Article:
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Pinewood Studios profits up by a third after series of box office hits

A string of blockbusters including the new James Bond film and a werewolf movie called The Wolfman sent profits at Pinewood Shepperton film studios up by a third in the first half of the year.

The company saw total revenues of £21.7m in the six months to June and made operating profits of £4.8m. Film revenues, which are its core business, were up by 20 per cent to £13m. But other divisions also did well. Revenue from television productions was nearly £1m higher than last year at £5.8m, with major productions including Gladiators, Little Dorrit and Dragon's Den using the studios.

Television is crucial to the group's diversification strategy to leave it less exposed to the volatile film industry, and Pinewood is upgrading its facilities to meet emerging requirements. Ivan Dunleavy, its chief executive, said: "The past six months have continued to demonstrate Pinewood Shepperton's ability to diversify and deliver consistent revenue streams even in times of wider economic uncertainty."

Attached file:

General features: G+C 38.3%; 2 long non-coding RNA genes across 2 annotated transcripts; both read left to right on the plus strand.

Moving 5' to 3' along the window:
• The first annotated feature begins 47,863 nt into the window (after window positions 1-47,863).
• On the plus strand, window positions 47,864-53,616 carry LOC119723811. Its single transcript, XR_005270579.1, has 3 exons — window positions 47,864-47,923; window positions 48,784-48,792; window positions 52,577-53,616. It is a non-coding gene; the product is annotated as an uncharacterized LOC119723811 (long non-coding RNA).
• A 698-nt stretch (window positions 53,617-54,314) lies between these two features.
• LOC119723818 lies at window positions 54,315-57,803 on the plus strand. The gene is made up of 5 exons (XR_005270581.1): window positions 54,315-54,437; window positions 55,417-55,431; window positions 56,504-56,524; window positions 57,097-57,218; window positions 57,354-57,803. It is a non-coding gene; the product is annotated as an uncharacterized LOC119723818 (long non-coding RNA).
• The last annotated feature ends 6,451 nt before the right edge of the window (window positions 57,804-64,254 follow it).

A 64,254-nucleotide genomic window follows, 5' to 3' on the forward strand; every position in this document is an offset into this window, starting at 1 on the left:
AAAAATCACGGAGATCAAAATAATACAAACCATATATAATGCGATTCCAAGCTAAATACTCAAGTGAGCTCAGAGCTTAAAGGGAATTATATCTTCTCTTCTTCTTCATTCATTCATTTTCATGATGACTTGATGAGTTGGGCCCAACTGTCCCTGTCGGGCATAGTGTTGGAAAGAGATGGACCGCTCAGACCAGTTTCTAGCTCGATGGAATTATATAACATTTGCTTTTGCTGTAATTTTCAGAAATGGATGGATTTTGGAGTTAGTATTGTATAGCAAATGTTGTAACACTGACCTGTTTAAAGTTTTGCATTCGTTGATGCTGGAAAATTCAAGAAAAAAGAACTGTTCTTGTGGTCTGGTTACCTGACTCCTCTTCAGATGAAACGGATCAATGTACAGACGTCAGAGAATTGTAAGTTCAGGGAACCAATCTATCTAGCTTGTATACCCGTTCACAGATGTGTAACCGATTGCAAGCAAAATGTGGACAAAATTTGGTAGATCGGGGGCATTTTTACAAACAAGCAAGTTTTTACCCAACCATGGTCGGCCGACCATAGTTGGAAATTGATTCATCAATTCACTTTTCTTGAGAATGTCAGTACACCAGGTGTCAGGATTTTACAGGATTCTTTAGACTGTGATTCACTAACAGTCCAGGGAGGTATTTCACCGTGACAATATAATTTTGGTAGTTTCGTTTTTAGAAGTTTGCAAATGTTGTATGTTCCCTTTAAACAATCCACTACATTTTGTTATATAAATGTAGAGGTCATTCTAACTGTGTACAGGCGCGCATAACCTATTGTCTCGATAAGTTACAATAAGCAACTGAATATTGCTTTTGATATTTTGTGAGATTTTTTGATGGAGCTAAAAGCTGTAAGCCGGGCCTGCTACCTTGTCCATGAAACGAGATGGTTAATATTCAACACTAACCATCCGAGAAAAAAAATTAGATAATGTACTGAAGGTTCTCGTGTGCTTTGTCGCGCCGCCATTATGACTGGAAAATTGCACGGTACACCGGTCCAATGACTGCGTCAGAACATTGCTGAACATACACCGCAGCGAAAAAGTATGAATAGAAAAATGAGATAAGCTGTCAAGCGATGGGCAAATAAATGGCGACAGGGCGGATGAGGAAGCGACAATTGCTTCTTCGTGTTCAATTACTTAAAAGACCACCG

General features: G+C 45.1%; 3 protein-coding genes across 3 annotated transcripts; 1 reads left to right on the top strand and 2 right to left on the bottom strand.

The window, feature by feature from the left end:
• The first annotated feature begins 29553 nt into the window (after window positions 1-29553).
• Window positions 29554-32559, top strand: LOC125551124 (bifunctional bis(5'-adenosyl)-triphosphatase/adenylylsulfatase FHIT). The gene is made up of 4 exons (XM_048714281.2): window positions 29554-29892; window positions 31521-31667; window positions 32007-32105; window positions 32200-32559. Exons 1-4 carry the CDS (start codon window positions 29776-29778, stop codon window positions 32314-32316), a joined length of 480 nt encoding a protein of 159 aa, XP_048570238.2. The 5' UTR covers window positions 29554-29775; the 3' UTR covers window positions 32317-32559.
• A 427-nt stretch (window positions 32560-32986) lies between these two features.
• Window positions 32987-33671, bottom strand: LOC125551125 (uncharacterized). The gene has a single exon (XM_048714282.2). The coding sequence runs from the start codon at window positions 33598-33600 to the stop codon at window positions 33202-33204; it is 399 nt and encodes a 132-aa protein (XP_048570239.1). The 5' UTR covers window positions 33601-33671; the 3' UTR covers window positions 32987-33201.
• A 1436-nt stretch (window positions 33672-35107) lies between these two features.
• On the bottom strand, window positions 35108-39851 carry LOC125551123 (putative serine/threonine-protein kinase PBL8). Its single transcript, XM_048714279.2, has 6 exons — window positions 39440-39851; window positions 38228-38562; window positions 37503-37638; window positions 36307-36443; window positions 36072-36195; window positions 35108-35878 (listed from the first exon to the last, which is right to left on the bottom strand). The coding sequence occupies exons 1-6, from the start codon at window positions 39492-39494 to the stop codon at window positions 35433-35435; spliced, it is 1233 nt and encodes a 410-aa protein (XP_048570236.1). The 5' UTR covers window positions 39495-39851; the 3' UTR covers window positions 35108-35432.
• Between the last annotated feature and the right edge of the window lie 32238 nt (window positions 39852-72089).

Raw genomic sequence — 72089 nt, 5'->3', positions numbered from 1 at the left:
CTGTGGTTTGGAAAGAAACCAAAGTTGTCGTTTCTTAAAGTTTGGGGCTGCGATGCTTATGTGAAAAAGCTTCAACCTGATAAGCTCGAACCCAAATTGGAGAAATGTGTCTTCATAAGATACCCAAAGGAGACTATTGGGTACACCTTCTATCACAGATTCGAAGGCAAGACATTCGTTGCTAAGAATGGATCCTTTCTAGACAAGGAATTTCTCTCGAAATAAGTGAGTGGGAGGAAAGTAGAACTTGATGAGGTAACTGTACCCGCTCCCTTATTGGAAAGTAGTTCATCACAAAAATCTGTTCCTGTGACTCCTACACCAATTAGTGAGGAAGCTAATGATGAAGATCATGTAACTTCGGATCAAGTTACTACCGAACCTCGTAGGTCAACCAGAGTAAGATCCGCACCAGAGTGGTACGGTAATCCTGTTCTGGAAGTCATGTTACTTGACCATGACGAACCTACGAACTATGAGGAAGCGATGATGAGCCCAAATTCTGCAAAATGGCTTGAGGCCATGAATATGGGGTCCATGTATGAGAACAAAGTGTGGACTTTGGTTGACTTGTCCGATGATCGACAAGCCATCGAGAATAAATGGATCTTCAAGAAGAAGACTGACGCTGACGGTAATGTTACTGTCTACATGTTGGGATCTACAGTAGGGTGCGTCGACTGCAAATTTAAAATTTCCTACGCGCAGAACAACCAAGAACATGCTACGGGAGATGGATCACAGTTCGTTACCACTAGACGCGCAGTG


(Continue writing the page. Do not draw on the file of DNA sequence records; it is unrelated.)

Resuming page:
The strategy also includes property developments. A scheme to establish a hub for the creative industries, called Project Pinewood, has cost £1.3m so far and is expected to go to the planning authorities later this year. The Shepperton Studios Property Partnership, in which the group holds a 50 per cent stake, provides services to more than 290 media businesses and opened the 60,000 square foot Gainsborough building in May.

Despite difficulties facing the media sector, Pinewood's outlook is confident and the company has agreed new five-year financing arrangements. "The level of visibility on prospective revenues reinforces the board's confidence in the outlook for the year as a whole," Mr Dunleavy said.

The group's performance is particularly welcome after last year's US writers' strike saw a major shoot cancelled and wiped some £3m off revenues.

Steve Liechti, an analyst at Investec, said: "Sum-of-the-parts analysis suggests a decent share price upside, although we accept that neither property nor media are particularly in vogue currently."